Backfield tag team partner Todd Gurley garners more attention — to wit, Gurley is No. 11 on the Heisman Top 25 — but Marshall had a freshman season worthy of recognition. He rushed for 759 yards and eight touchdowns on 117 carries, and proved to be an effective target in the passing attack with 11 receptions for 91 yards and a touchdown.
Should something slow Gurley, the Bulldog run game won’t miss a beat with Marshall as its No. 1 option.
Stephen Morris, Miami Hurricanes
Morris is entering his fourth year at Miami and second as the Hurricanes’ clear cut offensively leader. He showed flashes of brilliance last season in accruing 3345 yards through the air. Should he shore up his completion percentage, which was below 60, and find the end zone more than 21 times, the Hurricanes will benefit.
Miami is a viable, underdog candidate to take the ACC. Should Morris lead such a turnaround, he will command some voter attention.
Bryce Petty, Baylor Bears
Much like Baylor predecessor Griffin, Petty has the tools and the personnel around him to put together a surprise Heisman campaign.
Logan Thomas, Virginia Tech Hokies
Hype surrounding Thomas before the 2012 season proved to be undue. The big, dual-skilled Thomas generated said hype with impressive play his sophomore year though, at that time drawing comparisons to Cam Newton.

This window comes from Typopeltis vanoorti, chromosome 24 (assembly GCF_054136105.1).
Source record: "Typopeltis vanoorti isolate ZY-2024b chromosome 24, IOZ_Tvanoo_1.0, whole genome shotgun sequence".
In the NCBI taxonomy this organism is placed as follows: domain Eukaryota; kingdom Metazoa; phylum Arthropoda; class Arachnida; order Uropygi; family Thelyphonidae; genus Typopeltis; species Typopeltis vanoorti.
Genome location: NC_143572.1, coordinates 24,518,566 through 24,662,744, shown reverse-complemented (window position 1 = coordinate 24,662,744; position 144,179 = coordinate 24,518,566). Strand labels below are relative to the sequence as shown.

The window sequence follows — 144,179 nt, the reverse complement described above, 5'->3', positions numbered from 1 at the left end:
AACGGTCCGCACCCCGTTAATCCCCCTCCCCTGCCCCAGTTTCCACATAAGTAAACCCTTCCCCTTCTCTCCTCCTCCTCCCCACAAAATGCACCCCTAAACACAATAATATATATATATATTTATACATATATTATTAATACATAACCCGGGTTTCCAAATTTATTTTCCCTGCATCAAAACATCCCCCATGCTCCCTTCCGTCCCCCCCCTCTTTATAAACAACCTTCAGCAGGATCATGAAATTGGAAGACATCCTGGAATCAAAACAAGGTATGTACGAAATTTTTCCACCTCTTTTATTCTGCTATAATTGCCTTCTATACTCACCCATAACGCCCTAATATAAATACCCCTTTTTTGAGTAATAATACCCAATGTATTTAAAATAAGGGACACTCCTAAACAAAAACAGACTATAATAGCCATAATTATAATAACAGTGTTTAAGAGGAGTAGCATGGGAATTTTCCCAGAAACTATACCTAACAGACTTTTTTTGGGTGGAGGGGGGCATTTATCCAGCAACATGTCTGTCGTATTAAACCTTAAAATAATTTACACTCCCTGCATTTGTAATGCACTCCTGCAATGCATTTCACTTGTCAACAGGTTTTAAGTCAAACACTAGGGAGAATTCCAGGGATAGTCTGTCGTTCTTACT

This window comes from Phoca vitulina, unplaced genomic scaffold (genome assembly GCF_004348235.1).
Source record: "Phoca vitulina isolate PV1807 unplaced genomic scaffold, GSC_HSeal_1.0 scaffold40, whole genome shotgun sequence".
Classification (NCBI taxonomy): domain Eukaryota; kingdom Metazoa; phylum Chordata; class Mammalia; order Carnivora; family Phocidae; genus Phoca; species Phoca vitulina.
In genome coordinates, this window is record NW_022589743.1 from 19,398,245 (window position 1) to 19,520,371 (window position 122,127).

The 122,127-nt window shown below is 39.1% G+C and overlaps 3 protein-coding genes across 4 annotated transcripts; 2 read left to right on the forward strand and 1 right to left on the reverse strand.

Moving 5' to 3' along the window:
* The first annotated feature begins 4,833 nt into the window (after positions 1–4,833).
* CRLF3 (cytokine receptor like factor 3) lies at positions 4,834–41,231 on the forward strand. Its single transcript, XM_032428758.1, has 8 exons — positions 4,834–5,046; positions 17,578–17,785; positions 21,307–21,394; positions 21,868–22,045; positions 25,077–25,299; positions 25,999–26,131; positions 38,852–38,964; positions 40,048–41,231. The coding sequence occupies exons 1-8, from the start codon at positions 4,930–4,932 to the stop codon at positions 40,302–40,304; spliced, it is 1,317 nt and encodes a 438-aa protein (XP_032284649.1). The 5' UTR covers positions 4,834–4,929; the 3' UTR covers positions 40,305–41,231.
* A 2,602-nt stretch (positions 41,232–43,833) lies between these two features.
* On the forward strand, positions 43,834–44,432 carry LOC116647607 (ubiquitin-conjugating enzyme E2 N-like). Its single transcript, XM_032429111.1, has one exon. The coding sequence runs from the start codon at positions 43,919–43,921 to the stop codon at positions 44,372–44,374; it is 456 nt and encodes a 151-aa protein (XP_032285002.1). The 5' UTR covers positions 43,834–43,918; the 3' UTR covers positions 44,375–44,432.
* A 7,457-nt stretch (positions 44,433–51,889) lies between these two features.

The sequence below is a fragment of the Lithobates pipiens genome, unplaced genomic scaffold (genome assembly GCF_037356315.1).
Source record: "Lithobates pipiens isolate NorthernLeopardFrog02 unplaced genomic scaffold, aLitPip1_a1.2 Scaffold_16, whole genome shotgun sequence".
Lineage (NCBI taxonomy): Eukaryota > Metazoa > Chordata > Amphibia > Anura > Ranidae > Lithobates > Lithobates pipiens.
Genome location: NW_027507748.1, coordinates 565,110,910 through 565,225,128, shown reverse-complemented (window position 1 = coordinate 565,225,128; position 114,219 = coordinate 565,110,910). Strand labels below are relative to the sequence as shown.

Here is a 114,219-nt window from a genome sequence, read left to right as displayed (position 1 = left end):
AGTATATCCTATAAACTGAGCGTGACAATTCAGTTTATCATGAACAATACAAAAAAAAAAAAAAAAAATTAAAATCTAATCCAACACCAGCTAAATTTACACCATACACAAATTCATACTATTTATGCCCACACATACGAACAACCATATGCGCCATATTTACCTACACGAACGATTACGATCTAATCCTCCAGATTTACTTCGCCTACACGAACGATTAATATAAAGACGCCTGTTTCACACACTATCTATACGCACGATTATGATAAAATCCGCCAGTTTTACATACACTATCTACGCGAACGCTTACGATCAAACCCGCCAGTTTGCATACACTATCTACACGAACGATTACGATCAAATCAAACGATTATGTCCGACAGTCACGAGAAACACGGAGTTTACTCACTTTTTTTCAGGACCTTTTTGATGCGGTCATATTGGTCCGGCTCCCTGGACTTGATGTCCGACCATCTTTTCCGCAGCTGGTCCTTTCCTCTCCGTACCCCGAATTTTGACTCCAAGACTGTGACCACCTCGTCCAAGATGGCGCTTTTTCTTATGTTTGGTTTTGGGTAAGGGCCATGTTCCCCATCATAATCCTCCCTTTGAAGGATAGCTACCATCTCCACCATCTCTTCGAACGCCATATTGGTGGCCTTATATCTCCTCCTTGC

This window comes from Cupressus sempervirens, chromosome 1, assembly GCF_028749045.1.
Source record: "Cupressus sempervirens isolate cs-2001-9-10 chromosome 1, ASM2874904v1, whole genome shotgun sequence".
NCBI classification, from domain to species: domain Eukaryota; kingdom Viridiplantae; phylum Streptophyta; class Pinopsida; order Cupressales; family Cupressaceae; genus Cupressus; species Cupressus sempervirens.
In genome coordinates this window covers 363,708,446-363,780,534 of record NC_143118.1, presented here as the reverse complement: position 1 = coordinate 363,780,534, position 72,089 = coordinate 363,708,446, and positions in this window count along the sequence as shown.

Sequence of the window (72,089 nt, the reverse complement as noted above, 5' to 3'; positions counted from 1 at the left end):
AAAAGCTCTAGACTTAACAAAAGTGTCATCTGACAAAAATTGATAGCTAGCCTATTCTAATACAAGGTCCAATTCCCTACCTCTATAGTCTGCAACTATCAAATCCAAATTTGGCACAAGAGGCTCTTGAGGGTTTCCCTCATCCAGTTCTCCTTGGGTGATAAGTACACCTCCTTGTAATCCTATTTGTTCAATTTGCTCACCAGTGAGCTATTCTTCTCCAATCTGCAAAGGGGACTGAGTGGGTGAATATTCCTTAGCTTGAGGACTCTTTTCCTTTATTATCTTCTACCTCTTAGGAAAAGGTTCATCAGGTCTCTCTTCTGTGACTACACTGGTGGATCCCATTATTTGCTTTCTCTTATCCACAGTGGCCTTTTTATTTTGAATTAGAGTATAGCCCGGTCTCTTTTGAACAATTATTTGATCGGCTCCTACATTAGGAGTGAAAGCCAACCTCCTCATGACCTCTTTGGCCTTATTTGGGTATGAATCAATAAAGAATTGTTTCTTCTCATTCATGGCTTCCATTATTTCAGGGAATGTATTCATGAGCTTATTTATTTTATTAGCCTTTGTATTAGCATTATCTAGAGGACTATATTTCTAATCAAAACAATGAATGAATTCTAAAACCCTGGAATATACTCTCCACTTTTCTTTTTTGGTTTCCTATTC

With a new offensive coordinator and the spotlight turned off him, Thomas has an opportunity to reestablish himself. Week 1 provides no greater launching pad for a Heisman campaign than the Hokies’ match-up with defending national champion Alabama. The pressure might be off, too — Virginia Tech is a sizable underdog. Should Thomas thrive against that defense, he’ll have the foundation for a Heisman season.
Bo Wallace, Ole Miss Rebels
Year One of the Hugh Freeze era vastly exceeded expectations, thanks in part to the two-way play of quarterback Wallace.
He completed a rare trifecta for a quarterback, scoring via the pass and run, but also as a receiver. Freeze’s unorthodox playbook certainly allows for some spectacular moments, which are essential to any Heisman campaign. Equally as essential are high profile wins, and Ole Miss has no shortage of opportunities to secure some of those.